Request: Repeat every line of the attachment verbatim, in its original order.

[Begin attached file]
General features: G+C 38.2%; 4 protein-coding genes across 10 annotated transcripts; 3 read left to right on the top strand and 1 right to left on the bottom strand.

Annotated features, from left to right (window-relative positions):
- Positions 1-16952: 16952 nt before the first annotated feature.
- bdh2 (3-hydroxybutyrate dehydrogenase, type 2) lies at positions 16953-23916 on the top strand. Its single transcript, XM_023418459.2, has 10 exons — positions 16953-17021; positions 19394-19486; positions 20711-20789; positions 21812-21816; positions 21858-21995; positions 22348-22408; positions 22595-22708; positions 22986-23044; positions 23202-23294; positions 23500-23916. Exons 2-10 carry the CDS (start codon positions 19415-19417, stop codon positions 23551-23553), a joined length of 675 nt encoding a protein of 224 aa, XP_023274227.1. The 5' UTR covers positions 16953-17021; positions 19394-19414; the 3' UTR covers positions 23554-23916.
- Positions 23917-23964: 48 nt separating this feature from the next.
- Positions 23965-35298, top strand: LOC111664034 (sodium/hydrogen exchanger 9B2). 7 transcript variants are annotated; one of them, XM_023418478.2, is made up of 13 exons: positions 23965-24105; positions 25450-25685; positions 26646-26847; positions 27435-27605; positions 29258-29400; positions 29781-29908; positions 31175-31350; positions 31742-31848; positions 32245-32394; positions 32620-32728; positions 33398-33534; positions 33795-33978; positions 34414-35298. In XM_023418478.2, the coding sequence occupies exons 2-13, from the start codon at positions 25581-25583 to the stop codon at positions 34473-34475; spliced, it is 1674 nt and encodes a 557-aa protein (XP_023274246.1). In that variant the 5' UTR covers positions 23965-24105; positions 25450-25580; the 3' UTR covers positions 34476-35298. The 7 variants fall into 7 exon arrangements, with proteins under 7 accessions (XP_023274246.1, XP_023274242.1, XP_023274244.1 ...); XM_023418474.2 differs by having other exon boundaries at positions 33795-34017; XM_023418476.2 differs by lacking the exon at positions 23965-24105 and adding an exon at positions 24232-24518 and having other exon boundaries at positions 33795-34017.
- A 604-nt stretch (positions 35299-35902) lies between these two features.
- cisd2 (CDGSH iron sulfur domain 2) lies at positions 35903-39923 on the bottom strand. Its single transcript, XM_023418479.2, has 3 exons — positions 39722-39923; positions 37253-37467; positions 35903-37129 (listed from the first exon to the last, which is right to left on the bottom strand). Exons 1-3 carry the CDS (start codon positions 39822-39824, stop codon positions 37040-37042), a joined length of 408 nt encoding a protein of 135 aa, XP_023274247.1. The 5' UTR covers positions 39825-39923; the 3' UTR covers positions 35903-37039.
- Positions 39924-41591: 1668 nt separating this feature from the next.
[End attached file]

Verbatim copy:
General features: G+C 38.2%; 4 protein-coding genes across 10 annotated transcripts; 3 read left to right on the top strand and 1 right to left on the bottom strand.

Annotated features, from left to right (window-relative positions):
- Positions 1-16952: 16952 nt before the first annotated feature.
- bdh2 (3-hydroxybutyrate dehydrogenase, type 2) lies at positions 16953-23916 on the top strand. Its single transcript, XM_023418459.2, has 10 exons — positions 16953-17021; positions 19394-19486; positions 20711-20789; positions 21812-21816; positions 21858-21995; positions 22348-22408; positions 22595-22708; positions 22986-23044; positions 23202-23294; positions 23500-23916. Exons 2-10 carry the CDS (start codon positions 19415-19417, stop codon positions 23551-23553), a joined length of 675 nt encoding a protein of 224 aa, XP_023274227.1. The 5' UTR covers positions 16953-17021; positions 19394-19414; the 3' UTR covers positions 23554-23916.
- Positions 23917-23964: 48 nt separating this feature from the next.
- Positions 23965-35298, top strand: LOC111664034 (sodium/hydrogen exchanger 9B2). 7 transcript variants are annotated; one of them, XM_023418478.2, is made up of 13 exons: positions 23965-24105; positions 25450-25685; positions 26646-26847; positions 27435-27605; positions 29258-29400; positions 29781-29908; positions 31175-31350; positions 31742-31848; positions 32245-32394; positions 32620-32728; positions 33398-33534; positions 33795-33978; positions 34414-35298. In XM_023418478.2, the coding sequence occupies exons 2-13, from the start codon at positions 25581-25583 to the stop codon at positions 34473-34475; spliced, it is 1674 nt and encodes a 557-aa protein (XP_023274246.1). In that variant the 5' UTR covers positions 23965-24105; positions 25450-25580; the 3' UTR covers positions 34476-35298. The 7 variants fall into 7 exon arrangements, with proteins under 7 accessions (XP_023274246.1, XP_023274242.1, XP_023274244.1 ...); XM_023418474.2 differs by having other exon boundaries at positions 33795-34017; XM_023418476.2 differs by lacking the exon at positions 23965-24105 and adding an exon at positions 24232-24518 and having other exon boundaries at positions 33795-34017.
- A 604-nt stretch (positions 35299-35902) lies between these two features.
- cisd2 (CDGSH iron sulfur domain 2) lies at positions 35903-39923 on the bottom strand. Its single transcript, XM_023418479.2, has 3 exons — positions 39722-39923; positions 37253-37467; positions 35903-37129 (listed from the first exon to the last, which is right to left on the bottom strand). Exons 1-3 carry the CDS (start codon positions 39822-39824, stop codon positions 37040-37042), a joined length of 408 nt encoding a protein of 135 aa, XP_023274247.1. The 5' UTR covers positions 39825-39923; the 3' UTR covers positions 35903-37039.
- Positions 39924-41591: 1668 nt separating this feature from the next.